Only a single RAD locus was identified in all ten species [predicted to occur within the gene coding for Transcription factor 7 (T cell specific, HMG box)]. Therefore, two inclusion thresholds were applied; (1) RAD loci with orthologous sequence in at least seven species (137 clusters); and (2) RAD loci with orthologous sequence in at least five species (4,945 clusters). To prevent bias in the estimation of evolutionary relationships, salmonid species-specific clusters were identified and removed (4,493 clusters), leaving 452 clusters with sequence for a minimum of five species including at least one non-salmonid.

Identification of genic RAD loci

Given the higher degree of conservation of coding (i.e. genic) regions over evolutionary time [51, 52], it is plausible that the majority of orthologous RAD loci in the current study originate from coding regions. Previous studies have suggested that RAD loci obtained from SbfI RAD-Seq analyses may be biased towards gene-rich regions of the genome, in part explained by the GC-rich nature of the SbfI recognition sequence [2, 26, 35, 44, 53]. To test this hypothesis, all RAD loci consensus sequences were repeat-masked and aligned to a custom-made database of known fish gene nucleotide sequences, with significant alignment (E-value <1e−5) being evidence for a genic RAD locus (see “Methods”). In each of the individual salmonid species, approximately 2% of the RAD loci were identified as genic, and ~15% of the cross-species orthologous RAD clusters were predicted to originate from genes (Table 2). For each of the other (non-salmonid) teleost species individually, the percentage of genic RAD loci was higher (ranging from 4 to 50%), and >70% of cross-species orthologous RAD loci were identified as genic (Table 2). Alignment of genic loci across species identified very few (1–3 loci) which contained indels, suggesting high sequence conservation both at the nucleotide and amino acid level across species.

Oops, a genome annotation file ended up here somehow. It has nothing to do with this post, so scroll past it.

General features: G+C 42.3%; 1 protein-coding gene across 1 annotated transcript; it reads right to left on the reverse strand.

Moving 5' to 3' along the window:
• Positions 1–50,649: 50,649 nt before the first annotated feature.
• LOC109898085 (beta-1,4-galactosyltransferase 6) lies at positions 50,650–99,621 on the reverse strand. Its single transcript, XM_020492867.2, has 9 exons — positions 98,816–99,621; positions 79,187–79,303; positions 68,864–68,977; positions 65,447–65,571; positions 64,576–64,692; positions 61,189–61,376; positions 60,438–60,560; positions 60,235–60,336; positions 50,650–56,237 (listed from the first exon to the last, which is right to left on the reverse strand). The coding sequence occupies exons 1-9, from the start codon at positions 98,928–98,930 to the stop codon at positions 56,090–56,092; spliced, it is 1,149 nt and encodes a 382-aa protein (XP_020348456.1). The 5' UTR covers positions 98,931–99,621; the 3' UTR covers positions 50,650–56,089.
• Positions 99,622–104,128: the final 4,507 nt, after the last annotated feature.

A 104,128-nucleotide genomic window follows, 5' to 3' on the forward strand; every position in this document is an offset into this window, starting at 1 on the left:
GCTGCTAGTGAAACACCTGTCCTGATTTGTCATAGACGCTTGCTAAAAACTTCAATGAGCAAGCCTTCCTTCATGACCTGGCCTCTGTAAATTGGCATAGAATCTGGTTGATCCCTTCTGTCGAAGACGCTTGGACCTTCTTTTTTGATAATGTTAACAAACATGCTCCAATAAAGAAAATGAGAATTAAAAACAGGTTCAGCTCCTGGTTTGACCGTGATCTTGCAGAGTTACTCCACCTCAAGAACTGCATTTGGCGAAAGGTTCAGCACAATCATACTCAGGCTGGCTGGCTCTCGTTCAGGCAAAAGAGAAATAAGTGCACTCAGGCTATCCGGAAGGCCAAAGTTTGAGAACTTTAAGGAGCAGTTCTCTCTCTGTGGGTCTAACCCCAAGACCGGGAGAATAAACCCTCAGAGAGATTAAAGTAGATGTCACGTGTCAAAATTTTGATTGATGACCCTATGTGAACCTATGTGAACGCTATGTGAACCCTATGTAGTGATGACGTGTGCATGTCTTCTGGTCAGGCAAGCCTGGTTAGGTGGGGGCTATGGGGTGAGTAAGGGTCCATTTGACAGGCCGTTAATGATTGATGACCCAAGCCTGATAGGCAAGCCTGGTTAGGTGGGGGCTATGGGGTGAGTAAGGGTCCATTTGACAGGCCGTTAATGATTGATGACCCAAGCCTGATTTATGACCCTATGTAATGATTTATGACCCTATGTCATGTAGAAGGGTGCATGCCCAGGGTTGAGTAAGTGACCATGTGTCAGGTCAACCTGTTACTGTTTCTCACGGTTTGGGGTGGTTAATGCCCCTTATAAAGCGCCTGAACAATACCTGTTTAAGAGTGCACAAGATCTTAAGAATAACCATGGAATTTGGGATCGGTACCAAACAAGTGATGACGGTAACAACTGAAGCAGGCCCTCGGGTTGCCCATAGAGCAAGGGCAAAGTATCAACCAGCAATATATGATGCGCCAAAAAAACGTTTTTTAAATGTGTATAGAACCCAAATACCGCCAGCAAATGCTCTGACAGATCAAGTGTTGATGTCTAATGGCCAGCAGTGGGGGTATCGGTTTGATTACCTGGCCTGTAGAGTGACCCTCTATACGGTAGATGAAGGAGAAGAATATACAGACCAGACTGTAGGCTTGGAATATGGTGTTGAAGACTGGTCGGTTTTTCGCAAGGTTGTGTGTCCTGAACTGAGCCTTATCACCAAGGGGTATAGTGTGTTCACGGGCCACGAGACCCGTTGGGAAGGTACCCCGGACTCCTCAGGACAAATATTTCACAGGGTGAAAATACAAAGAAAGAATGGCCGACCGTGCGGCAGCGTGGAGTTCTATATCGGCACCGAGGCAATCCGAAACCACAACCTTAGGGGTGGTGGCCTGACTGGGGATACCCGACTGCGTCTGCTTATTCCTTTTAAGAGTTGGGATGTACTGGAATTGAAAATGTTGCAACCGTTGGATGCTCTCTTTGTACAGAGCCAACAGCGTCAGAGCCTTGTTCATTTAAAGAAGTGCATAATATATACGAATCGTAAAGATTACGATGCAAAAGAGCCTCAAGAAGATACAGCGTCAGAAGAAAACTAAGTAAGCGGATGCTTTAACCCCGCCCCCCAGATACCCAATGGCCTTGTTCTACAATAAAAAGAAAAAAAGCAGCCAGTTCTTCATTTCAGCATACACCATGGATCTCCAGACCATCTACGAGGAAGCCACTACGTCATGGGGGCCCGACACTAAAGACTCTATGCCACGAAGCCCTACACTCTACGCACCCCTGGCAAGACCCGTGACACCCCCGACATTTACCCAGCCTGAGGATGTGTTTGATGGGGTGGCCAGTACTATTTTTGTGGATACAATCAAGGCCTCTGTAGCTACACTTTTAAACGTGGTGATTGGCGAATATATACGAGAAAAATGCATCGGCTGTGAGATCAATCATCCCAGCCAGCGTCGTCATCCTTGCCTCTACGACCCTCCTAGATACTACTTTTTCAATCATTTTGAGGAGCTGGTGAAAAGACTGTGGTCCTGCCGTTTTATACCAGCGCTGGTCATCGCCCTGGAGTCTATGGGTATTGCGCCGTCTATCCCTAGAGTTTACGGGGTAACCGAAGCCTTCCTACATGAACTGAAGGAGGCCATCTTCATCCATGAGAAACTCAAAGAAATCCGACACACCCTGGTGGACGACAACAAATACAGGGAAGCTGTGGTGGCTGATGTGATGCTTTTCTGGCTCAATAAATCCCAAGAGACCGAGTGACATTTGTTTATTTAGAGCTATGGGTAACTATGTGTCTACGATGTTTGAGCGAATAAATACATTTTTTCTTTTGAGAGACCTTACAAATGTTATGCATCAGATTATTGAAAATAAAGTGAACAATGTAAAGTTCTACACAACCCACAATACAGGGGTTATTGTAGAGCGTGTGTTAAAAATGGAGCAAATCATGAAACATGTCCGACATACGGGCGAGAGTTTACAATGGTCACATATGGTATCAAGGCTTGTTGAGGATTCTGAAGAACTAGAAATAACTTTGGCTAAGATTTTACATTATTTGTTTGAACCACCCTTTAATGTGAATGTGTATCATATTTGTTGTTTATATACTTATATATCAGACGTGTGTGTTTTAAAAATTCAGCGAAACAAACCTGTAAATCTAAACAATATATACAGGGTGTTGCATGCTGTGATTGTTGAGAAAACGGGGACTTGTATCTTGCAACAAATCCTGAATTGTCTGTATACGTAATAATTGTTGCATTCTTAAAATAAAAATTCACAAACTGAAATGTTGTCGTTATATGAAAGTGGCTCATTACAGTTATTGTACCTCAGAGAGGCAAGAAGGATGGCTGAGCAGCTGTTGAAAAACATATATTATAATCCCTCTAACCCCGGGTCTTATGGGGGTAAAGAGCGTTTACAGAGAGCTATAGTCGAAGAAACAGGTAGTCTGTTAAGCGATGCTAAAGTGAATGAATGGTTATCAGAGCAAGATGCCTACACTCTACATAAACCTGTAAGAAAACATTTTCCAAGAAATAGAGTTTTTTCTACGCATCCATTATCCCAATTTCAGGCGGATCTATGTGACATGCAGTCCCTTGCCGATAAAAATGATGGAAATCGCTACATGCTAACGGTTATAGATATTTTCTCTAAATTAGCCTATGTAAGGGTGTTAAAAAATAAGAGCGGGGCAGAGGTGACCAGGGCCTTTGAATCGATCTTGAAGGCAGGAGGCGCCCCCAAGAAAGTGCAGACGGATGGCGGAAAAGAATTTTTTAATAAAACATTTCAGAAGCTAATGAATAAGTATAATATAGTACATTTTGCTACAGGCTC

The lower ability to detect genic RAD loci within individual salmonid species (~2%) as compared to the other teleost species (up to 50%) in this study may be explained by the much larger genome sizes of the salmonid species (e.g. Atlantic salmon, ~3 GB; [54]) compared to the generally more compact genomes of the non-teleost species (e.g. stickleback, ~530 MB; [55]). The salmonid genome is known to be highly repetitive, (e.g. large number of transposable elements, repetitive tandem elements, etc.) [41, 42, 5658]. This could mean that a larger proportion of the genome is non-coding, resulting in the identification of a lower proportion of genic RAD loci over the genome as a whole compared to species with compact, less repetitive genomes. Alternatively, the lower proportion of genic RAD loci predicted within the salmonid species may be attributed to the absence of salmonid gene sequences in the nucleotide database used for alignment, and the closer evolutionary relationship of the other teleost species with those in the database. In the case of stickleback, which has a high-quality, annotated reference genome and was included in the nucleotide database, ~50% of the RAD sequences were identified as genic. Based on the size of the stickleback genome (~530 MB; [55]) and the total length of known stickleback gene sequences (~192 MB; Ensembl 78, [59]), ~36% of the stickleback genome is estimated to be genic.

The large discrepancy in the proportion of cross-species orthologous genic RAD loci between salmonid (~15%) and non-salmonid (>70%) species may be due to the higher genome conservation (both coding and non-coding regions) across the salmonid species, due to their closer evolutionary relatedness. Overall, these results support the hypothesis that SbfI RAD-Seq loci may be biased towards genic regions of the genome [26, 35, 44, 53], and this bias is useful for evolutionary and comparative genomics studies.